She credited her work with a psychologist for helping her rebuild her confidence after a 6-2, 6-2 loss to Angelique Kerber at the Cincinnati Masters tournament three weeks ago. "After my loss with Angie, I just practiced for two weeks. I had some very tough practices where I was crying because I could not feel my shots, I could not feel my tennis. But thankfully I had Tom and Yannis, my hitting partner, that supported me a lot," she said.

"I lost my identity. That's how I called it. I lost myself, part of myself. With my psychologist as well, I found a way to come back and feel again what I felt out there today. By telling myself to be more brave, it's not like, 'Maria, now be brave,' and you're brave. It's just a process in practice and everything that has helped me to be more brave."

Sakkari and Pliskova split their previous two tour-level matches. Pliskova, the No. 4 seed from the Czech Republic, is a former world No. 1. She was the Wimbledon runner-up this year, losing a three-set final to Ashleigh Barty, and she has never won a Grand Slam event singles title.

"She has played [the] final here. She has some experience, more experience than me," Sakkari said. "But I'm just going to stick to what I'm doing best, try to return as good as I can, because that's I think the most important thing against Karolina. Just keep fighting, that's it. That can take you far."

Leylah Fernandez scores huge upset over No. 5 seed Elina Svitolina

Leylah Fernandez of Canada extended her string of impressive efforts and upsets at the U.S. Open, reaching the semifinals despite not being seeded in the tournament.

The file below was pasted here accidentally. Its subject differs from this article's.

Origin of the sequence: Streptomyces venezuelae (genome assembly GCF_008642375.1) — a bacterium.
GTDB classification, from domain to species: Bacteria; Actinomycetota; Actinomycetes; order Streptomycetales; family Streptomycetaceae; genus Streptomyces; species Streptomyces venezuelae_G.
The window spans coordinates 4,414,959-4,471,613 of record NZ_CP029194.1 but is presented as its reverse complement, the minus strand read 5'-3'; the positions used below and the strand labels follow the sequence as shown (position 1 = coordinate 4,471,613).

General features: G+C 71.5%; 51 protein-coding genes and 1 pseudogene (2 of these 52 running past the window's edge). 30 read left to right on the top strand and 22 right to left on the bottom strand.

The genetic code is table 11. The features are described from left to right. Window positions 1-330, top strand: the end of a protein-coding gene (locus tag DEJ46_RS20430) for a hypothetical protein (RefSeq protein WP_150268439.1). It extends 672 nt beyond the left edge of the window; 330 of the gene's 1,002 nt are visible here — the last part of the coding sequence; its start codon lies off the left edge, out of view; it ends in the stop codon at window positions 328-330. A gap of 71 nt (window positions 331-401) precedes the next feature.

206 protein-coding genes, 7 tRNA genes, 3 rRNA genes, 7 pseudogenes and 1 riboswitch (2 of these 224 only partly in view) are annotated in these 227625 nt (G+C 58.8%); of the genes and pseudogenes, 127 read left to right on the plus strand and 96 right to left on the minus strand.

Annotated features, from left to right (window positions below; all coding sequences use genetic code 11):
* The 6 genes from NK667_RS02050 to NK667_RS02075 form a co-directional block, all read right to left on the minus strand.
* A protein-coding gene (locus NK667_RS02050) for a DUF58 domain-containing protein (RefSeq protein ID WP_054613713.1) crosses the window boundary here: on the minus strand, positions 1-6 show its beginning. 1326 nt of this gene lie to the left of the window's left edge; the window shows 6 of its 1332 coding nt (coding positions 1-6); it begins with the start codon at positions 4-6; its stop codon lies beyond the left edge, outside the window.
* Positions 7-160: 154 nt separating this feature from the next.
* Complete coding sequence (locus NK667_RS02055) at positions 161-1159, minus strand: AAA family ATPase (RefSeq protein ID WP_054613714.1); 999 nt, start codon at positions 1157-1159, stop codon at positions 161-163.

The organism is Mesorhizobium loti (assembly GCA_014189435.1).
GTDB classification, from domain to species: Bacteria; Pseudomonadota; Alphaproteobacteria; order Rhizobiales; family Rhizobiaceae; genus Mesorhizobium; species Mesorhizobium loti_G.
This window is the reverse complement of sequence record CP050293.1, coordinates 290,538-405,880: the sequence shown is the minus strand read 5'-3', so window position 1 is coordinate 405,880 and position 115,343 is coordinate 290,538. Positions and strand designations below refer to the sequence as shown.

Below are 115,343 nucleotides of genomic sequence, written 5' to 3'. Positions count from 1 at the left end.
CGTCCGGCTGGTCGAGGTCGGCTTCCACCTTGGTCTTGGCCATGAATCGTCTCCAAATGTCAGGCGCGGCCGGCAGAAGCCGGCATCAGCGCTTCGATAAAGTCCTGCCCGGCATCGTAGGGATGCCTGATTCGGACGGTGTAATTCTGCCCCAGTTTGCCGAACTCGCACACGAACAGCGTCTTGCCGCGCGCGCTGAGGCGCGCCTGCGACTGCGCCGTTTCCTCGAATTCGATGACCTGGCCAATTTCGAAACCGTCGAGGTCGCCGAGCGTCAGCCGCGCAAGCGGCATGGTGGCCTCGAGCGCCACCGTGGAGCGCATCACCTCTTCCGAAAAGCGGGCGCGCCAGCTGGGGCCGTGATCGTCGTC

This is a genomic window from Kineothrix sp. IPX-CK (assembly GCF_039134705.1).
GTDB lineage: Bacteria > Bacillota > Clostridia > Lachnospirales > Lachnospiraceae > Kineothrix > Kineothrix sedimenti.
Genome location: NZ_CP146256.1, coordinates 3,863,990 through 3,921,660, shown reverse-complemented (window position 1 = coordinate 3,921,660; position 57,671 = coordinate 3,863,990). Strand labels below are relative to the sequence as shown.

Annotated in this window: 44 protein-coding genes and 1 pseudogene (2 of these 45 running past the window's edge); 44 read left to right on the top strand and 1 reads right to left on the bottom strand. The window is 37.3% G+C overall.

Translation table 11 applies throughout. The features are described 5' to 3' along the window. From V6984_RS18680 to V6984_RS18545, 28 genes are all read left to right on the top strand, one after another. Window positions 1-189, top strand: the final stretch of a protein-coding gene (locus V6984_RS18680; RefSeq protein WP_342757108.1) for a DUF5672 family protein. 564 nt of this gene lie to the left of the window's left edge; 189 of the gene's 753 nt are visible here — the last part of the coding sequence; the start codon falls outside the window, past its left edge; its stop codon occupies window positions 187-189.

Again showing poise and purpose, the 19-year-old left-hander carved out a 6-3, 3-6, 7-6 (5) quarterfinal victory over No. 5 seed Elina Svitolina of Ukraine on Tuesday at Arthur Ashe Stadium. In previous rounds, she upset defending U.S. Open champion Naomi Osaka and 2016 champion Angelique Kerber.

"I honestly have no idea what I'm feeling right now," she said during an on-court interview. She then thanked the enthusiastic crowd, saying: "Throughout the whole match, I was so nervous. Thanks to you, I was able to push through today."

Fernandez is the daughter of an Ecuadorian father and Canadian mother who is of Filipino descent. Her father, Jorge, also is her coach, but he hasn't been in New York for her astonishing run. They often speak to discuss strategy, and Fernandez said her father told her before Tuesday's match to go out and have fun, as he always does. But he also told her something that resonated with her.

"Today is your first quarterfinal. Don't make it your last," she said he instructed her. "Fight for your dream."

Fernandez is one of several Canadian players who have reached the late rounds here. Bianca Andreescu was eliminated in the quarterfinals, and Felix Auger-Aliassime was scheduled to face Carlos Alcaraz of Spain in a quarterfinal later Tuesday. Jokingly asked by TV personality on-court interviewer Rennae Stubbs what Canadian kids are being fed that's making them such good tennis players, Fernandez played along. "I would say it's the maple syrup," she said. "Canadian maple syrups are very good."